• Posting an inventory transaction shouldn't be a huge issue since it should just be an insert of a record indicating the sale of the item. There could be some size impact here depending on the number and types of indexes you have on the inventory table, but this should be highly optimizable for performance.

    Centralizing the data is a great way to take some load of the edge servers, and will likely be a useful part of an archiving system to keep the size of your POS database down, but I still think you should take a look at how your queries are running and try to identify why they are slowing down. Probably the easiest way to do this is to setup a trace on one of your POS systems. (Don't use a production system as tracing can also slow things down and we don't want the customers any madder than they already are.) We don't have SQL Profiler with SQL Express, but you can create traces directly using T-SQL, check out Books Online for topics about SQL Trace for more information.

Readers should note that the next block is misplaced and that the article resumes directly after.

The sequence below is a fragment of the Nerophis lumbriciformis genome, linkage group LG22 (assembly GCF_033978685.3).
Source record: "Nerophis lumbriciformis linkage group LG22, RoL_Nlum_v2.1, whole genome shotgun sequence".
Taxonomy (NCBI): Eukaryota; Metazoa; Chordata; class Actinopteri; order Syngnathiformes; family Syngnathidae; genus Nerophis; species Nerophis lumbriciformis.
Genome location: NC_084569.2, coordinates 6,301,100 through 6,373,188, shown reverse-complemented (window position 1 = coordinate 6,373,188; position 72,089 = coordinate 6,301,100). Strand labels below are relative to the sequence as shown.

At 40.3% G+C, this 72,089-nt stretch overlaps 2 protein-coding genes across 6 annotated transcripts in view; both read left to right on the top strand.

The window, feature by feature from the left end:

You may find that you have a relatively straight forward issue that can be solved by changing indexes or modifying your queries. You don't know until you've looked.

    Regards,

    Mike


    This posting is provided "AS IS" with no warranties, and confers no rights.
    Wednesday, January 28, 2009 7:01 AM
    Moderator
  • hi,

    in addition to what already posted by "all" [ :) ], I'd eventually check for database's file growth settings as well... I'd not expect that it will be set to increase it's size with such a "big" ratio, so that, say, your current 3.4gb db file is set for next growth with 0.7 gb, that will exceed the Express supported size.. but just in case :)

    regards


    http://www.asql.biz - DbaMgr2k - DbaMgr and further SQL Tools
    Friday, January 30, 2009 12:24 AM
    Moderator
  • The database actually grows by 1mb
    Friday, January 30, 2009 12:55 AM